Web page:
The psalmist wants guidance (vs. 4). He wants to be forgiven (vs. 7). He is confessing his sins (vs. 8-9). He remembers times when God has saved and been faithful (vs. 6). He is God-fearing (vs. 12-15). The psalmist prays for others (vs. 22). He also pleads for protection (vs. 20). He looks for God to do something right now.
I feel like the psalmist is in the middle of the process, in the middle of life. He is sitting smack dab in the “in-between.” It is very much where most of us are now. We have a heart for God and we seek him, but we are in the middle.
At Advent we are reminded that Christ came and is with us. God comes right to the middle of where we are and shows up when we need a savior. God hasn’t forgotten in the past and God won’t forget in the future. God steps in and saves. We have hope and security in the love of God--no matter what. He meets us. What does it mean to be “in the middle” to you?
Have you ever been RIGHT IN THE MIDDLE of a 60-mile bike ride or a one-hour workout when you stop and think “I want to be done; I don’t want to continue. I can’t go on.” This happens to me constantly. I can make the choice to stop or push through and finish what I started. After the choice to continue and finish the journey, don’t you feel you’ve accomplished something? Just imagine God feeling so accomplished when you reach out to him for his unconditional love right in the middle of whatever is going on in your life.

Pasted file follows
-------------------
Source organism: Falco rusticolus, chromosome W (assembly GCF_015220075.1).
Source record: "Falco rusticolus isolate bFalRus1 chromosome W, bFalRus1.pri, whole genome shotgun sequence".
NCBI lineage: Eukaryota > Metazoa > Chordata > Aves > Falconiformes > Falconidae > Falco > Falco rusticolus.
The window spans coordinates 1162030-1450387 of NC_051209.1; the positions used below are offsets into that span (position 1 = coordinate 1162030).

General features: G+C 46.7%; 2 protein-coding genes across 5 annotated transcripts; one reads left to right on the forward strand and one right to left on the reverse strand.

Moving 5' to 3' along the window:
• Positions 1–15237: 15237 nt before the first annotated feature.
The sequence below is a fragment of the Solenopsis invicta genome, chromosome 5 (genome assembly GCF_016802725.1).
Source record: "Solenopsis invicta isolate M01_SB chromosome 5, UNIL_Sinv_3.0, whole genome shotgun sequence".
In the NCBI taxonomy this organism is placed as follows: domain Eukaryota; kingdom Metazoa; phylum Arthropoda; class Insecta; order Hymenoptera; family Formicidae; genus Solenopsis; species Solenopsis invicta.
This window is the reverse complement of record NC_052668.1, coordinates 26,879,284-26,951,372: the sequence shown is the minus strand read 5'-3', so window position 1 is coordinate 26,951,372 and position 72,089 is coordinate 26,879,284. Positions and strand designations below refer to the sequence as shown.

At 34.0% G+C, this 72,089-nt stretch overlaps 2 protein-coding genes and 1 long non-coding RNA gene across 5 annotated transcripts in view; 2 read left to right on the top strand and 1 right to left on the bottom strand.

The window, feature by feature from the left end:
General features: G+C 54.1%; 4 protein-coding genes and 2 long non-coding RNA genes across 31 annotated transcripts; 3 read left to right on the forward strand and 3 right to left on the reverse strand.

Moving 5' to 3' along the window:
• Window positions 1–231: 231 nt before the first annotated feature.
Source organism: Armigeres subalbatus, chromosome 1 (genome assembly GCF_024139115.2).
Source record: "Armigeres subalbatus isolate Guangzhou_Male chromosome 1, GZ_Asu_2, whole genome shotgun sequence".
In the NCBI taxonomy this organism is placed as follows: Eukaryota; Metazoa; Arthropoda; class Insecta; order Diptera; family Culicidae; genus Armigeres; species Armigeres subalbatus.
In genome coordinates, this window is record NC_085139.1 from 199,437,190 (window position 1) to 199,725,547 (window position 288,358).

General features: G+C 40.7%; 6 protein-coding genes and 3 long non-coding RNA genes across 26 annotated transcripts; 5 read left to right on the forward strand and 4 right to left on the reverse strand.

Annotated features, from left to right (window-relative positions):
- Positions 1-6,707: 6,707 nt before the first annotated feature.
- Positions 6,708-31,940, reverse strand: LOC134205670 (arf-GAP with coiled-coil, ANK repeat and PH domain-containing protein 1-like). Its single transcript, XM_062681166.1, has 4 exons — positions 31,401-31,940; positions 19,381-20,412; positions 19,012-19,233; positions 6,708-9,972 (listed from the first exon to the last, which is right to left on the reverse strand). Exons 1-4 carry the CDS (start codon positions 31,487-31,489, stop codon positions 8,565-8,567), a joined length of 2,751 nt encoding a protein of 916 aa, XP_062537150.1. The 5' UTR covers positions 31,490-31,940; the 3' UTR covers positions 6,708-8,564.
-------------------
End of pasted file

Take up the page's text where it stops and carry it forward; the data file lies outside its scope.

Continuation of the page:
Being in the in-between isn’t always fun, but it isn’t always bad either. Can you think about other times we are in the middle? Traffic—a phone call—a meeting—an argument. All these help us come up with images of being in the middle of things. God often interrupts our lives right in the middle of what we are doing. He teaches us, saves us, and leads us.
The Psalmist shows that following Christ will always bring good and true intentions. He is longing for God’s guidance for the sake of a life that is good and true, past, present, and future. God’s guidance is always loving and perfect. We desire to live like Christ in the in-between.
Channing Seikel and Allison Kentle